Why Does my Mohs Procedure Take 3 Weeks ? Or More?

I was diagnosed with cellular dermatofibroma (1.5cm) on my right shoulder and had it surgically removed. After pathological testing it appeared it wasn't removed completely. A 2nd attempt proved the same result. Now doctors are suggesting an adjusted Mohs procedure, in 3 stages with 1 week in between, leaving an open wound during that time. They say they need 1 week for testing because the staining takes a lot of time. Is this normal, because I am reading everywhere Mohs is a same day procedure

Doctor Answers 3

Immunohistochemical stains take time...

{{ voteCount >= 0 ? '+' + (voteCount + 1) : (voteCount + 1) }}

I wouldn't call what you are having "Mohs".   You might call it the slow Mohs variant if they are really doing en face sectioning of the tissue.  More appropriately, I would say that you are having staged excisions where they are doing permanent sections with immunohistochemical stains.  This is not abnormal to do for rare tumors.   The staining and processing take time when it is done this way. 

The same day procedure that you read about for Mohs is when frozen sections are done.  In rare instances, immunohistochemistry is done on frozen sections, but for the most part, permanent sections is where you see this utilized. 

Frisco Dermatologic Surgeon

Mohs Surgery for Skin Cancer: One Day or More?

{{ voteCount >= 0 ? '+' + (voteCount + 1) : (voteCount + 1) }}

By definition Mohs surgery requires that one person act as surgeon and pathologist. If one of these duties is delegated to another person, by definition it is not Mohs surgery. It may be a staged excision or they may be orienting the tissue so that they see the greatest percentage of the peripheral and deep surgical margins, but it should not be described or billed as Mohs surgery.

It may be that in your case this is the best option for treatment of your lesion. They may feel that they need permanent sections or special stains to fully evaluate the tumor and the surgical margins. Best option is to discuss the situation with your doctor. Good luck.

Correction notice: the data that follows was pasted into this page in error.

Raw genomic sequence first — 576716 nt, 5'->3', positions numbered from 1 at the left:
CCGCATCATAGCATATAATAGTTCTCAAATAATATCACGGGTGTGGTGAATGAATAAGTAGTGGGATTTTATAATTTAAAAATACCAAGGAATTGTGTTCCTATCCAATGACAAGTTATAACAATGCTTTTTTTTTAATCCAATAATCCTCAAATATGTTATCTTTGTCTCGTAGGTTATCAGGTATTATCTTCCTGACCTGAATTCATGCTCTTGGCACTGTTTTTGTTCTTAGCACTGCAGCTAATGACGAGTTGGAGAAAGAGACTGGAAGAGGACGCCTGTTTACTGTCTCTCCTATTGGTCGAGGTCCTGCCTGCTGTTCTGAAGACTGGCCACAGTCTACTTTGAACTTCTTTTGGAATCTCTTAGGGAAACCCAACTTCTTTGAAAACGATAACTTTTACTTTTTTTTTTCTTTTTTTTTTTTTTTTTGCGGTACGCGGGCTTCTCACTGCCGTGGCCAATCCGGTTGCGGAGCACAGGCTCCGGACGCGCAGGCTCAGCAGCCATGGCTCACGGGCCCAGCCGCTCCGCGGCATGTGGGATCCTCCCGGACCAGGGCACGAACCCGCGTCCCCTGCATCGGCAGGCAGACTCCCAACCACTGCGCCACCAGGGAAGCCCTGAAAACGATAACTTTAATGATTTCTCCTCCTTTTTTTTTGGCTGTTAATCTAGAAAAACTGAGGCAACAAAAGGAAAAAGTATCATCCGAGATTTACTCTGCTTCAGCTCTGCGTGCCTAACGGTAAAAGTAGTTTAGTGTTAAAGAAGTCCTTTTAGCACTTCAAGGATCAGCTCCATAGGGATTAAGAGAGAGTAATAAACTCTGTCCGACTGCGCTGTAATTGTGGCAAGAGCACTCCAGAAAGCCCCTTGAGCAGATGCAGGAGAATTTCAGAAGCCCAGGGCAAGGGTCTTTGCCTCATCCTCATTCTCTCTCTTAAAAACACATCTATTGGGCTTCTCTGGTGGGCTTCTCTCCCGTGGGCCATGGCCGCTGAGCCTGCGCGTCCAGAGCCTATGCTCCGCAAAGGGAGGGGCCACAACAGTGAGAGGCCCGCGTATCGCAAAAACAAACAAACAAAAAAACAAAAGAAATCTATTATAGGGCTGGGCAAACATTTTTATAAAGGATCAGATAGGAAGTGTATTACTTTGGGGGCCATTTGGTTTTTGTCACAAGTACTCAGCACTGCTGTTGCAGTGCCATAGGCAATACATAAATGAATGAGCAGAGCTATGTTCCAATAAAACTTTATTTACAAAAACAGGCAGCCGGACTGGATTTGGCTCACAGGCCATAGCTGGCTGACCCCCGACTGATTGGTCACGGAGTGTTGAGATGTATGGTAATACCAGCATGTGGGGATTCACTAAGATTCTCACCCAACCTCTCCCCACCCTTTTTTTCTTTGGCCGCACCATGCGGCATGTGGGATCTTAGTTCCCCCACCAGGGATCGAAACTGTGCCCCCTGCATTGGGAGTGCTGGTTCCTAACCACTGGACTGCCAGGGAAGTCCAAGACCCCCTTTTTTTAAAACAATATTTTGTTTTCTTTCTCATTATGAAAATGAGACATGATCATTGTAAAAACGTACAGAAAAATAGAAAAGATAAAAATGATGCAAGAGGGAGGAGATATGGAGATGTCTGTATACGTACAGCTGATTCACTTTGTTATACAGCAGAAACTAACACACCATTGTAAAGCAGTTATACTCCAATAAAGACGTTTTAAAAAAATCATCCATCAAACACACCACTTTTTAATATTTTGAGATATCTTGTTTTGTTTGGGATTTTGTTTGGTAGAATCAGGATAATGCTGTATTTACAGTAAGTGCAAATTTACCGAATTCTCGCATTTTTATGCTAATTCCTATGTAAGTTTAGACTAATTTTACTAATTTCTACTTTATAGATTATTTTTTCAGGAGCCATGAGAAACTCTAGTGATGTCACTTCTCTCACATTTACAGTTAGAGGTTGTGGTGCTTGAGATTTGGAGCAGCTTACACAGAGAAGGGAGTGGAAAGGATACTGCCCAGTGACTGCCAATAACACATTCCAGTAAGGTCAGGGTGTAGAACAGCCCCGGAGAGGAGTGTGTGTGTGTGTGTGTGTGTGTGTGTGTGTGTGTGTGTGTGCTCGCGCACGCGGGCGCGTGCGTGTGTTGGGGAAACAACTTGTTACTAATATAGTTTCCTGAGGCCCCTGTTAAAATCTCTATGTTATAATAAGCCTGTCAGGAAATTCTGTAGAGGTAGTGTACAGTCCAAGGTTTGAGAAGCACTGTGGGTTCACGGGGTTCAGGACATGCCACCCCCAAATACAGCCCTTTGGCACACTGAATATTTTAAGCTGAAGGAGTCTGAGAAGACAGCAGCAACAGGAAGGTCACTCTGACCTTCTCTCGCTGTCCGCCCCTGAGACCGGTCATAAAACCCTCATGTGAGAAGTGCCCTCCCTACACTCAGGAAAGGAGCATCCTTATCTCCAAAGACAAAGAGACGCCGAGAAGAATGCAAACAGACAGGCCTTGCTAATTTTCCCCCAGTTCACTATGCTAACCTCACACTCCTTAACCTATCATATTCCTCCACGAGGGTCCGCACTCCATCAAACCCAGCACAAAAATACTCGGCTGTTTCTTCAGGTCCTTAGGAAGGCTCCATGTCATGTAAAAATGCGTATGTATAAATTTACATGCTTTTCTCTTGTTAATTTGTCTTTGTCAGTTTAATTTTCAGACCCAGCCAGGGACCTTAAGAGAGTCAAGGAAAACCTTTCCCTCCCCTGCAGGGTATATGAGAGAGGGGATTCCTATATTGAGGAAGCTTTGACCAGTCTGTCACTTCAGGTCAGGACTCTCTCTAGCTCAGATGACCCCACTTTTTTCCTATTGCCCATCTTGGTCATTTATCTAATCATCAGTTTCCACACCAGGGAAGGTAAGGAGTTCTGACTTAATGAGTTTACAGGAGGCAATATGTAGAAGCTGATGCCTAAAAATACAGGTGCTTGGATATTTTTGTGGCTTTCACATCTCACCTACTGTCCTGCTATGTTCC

Andrew Kaufman, MD
Los Angeles Dermatologic Surgeon
4.8 out of 5 stars 16 reviews

Recurrent cancer procedures

{{ voteCount >= 0 ? '+' + (voteCount + 1) : (voteCount + 1) }}

I agree with Dr. Spencer. By definition what you are having done isn't a Mohs procedure, and yes, those are same day procedures. What you are having done is a multi-staged cancer removal. Sometimes when aggressive cancers recur (which yours has done several times now) a regular excision just isn't going to work. So you do what's considered a staged excision with multiple sections removed, sent to a specialized lab, and stained with multiple types of stain. The allows your physician to see which portions of the skin are continuing to have some sort of cancer cells left behind that haven't been able to be removed with the prior excisions. I'd say staged excisions like this are very, very rare, but absolutely necessary in instances like yours.

These answers are for educational purposes and should not be relied upon as a substitute for medical advice you may receive from your physician. If you have a medical emergency, please call 911. These answers do not constitute or initiate a patient/doctor relationship.